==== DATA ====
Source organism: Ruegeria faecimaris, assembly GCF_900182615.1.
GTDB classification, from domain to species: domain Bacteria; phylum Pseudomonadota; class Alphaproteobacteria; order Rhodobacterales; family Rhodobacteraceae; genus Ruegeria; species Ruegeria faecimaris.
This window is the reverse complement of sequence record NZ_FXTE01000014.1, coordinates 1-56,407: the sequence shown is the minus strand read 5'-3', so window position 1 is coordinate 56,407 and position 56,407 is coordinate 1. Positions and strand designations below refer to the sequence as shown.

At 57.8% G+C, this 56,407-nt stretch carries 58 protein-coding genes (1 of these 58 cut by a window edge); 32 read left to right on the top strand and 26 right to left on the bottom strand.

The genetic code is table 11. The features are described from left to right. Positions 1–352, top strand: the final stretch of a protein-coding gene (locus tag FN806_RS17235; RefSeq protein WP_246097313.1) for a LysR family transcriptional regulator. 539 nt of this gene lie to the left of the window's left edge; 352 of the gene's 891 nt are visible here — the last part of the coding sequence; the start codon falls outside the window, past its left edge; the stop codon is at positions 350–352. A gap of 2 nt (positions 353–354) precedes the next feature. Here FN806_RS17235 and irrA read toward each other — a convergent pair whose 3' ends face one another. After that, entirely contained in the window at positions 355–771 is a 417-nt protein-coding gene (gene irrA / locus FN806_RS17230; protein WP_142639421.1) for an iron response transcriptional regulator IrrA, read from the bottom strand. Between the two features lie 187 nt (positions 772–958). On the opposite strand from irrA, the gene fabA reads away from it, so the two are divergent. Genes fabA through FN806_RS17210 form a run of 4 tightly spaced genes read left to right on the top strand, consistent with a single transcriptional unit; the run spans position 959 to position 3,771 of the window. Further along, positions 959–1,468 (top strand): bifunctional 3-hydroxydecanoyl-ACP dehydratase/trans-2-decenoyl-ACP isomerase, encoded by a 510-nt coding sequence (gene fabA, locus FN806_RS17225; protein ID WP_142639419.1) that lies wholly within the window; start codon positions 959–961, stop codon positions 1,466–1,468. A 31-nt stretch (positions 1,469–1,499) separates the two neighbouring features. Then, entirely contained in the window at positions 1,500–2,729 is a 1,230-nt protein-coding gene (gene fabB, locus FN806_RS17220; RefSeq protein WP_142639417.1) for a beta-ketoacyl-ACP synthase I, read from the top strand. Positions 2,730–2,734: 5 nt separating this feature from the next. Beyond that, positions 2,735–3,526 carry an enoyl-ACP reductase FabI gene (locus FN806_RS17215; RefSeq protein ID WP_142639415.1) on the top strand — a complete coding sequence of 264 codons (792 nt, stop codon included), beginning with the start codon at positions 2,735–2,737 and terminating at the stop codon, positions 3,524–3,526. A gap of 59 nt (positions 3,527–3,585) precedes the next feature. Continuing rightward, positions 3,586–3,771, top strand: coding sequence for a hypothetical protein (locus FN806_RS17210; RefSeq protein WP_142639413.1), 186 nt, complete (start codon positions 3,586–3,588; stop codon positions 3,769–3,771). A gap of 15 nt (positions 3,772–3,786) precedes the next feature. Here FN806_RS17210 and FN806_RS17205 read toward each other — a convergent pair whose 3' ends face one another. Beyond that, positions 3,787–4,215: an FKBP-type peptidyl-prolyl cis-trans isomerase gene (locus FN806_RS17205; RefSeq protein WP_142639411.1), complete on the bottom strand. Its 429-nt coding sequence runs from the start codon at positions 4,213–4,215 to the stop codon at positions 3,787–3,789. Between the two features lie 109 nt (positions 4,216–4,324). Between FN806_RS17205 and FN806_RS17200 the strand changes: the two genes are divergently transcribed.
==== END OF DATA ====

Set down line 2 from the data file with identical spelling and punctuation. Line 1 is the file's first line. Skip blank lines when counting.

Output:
GTDB classification, from domain to species: domain Bacteria; phylum Pseudomonadota; class Alphaproteobacteria; order Rhodobacterales; family Rhodobacteraceae; genus Ruegeria; species Ruegeria faecimaris.